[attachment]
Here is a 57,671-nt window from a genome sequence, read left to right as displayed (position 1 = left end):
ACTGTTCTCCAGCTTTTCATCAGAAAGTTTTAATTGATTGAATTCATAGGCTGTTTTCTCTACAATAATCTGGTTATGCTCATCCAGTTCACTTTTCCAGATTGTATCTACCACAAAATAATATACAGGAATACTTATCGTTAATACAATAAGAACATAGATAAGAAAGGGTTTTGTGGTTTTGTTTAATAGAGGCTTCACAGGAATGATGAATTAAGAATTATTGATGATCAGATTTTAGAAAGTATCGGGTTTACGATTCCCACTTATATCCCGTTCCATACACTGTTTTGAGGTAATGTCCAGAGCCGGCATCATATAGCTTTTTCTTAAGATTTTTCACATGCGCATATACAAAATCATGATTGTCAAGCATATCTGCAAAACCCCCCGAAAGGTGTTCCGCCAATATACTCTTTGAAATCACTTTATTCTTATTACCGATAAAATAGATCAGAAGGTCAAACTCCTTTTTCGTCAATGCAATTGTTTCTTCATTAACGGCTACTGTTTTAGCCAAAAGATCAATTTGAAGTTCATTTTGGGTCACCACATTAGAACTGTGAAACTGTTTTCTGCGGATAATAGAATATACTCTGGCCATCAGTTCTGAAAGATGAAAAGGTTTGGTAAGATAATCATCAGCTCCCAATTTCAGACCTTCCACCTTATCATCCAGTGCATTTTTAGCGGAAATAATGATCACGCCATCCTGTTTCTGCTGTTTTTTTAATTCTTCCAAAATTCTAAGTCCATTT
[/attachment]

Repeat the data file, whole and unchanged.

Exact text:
Here is a 57,671-nt window from a genome sequence, read left to right as displayed (position 1 = left end):
ACTGTTCTCCAGCTTTTCATCAGAAAGTTTTAATTGATTGAATTCATAGGCTGTTTTCTCTACAATAATCTGGTTATGCTCATCCAGTTCACTTTTCCAGATTGTATCTACCACAAAATAATATACAGGAATACTTATCGTTAATACAATAAGAACATAGATAAGAAAGGGTTTTGTGGTTTTGTTTAATAGAGGCTTCACAGGAATGATGAATTAAGAATTATTGATGATCAGATTTTAGAAAGTATCGGGTTTACGATTCCCACTTATATCCCGTTCCATACACTGTTTTGAGGTAATGTCCAGAGCCGGCATCATATAGCTTTTTCTTAAGATTTTTCACATGCGCATATACAAAATCATGATTGTCAAGCATATCTGCAAAACCCCCCGAAAGGTGTTCCGCCAATATACTCTTTGAAATCACTTTATTCTTATTACCGATAAAATAGATCAGAAGGTCAAACTCCTTTTTCGTCAATGCAATTGTTTCTTCATTAACGGCTACTGTTTTAGCCAAAAGATCAATTTGAAGTTCATTTTGGGTCACCACATTAGAACTGTGAAACTGTTTTCTGCGGATAATAGAATATACTCTGGCCATCAGTTCTGAAAGATGAAAAGGTTTGGTAAGATAATCATCAGCTCCCAATTTCAGACCTTCCACCTTATCATCCAGTGCATTTTTAGCGGAAATAATGATCACGCCATCCTGTTTCTGCTGTTTTTTTAATTCTTCCAAAATTCTAAGTCCATTT